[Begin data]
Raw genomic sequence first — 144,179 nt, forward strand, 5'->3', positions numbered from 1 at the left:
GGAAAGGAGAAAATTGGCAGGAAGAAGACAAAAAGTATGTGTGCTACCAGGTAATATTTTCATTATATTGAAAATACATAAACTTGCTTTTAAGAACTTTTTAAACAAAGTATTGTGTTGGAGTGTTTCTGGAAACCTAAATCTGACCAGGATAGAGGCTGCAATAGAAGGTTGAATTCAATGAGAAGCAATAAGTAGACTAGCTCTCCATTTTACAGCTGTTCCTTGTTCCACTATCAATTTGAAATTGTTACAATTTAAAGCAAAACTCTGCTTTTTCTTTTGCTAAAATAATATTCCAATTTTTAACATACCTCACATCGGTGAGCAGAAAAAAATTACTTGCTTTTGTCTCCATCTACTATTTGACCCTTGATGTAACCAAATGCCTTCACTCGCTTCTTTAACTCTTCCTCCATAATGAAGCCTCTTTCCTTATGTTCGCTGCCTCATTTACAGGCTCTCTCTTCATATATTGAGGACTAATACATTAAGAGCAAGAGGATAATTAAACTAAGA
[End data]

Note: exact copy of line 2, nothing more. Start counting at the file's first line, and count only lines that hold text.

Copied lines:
GGAAAGGAGAAAATTGGCAGGAAGAAGACAAAAAGTATGTGTGCTACCAGGTAATATTTTCATTATATTGAAAATACATAAACTTGCTTTTAAGAACTTTTTAAACAAAGTATTGTGTTGGAGTGTTTCTGGAAACCTAAATCTGACCAGGATAGAGGCTGCAATAGAAGGTTGAATTCAATGAGAAGCAATAAGTAGACTAGCTCTCCATTTTACAGCTGTTCCTTGTTCCACTATCAATTTGAAATTGTTACAATTTAAAGCAAAACTCTGCTTTTTCTTTTGCTAAAATAATATTCCAATTTTTAACATACCTCACATCGGTGAGCAGAAAAAAATTACTTGCTTTTGTCTCCATCTACTATTTGACCCTTGATGTAACCAAATGCCTTCACTCGCTTCTTTAACTCTTCCTCCATAATGAAGCCTCTTTCCTTATGTTCGCTGCCTCATTTACAGGCTCTCTCTTCATATATTGAGGACTAATACATTAAGAGCAAGAGGATAATTAAACTAAGA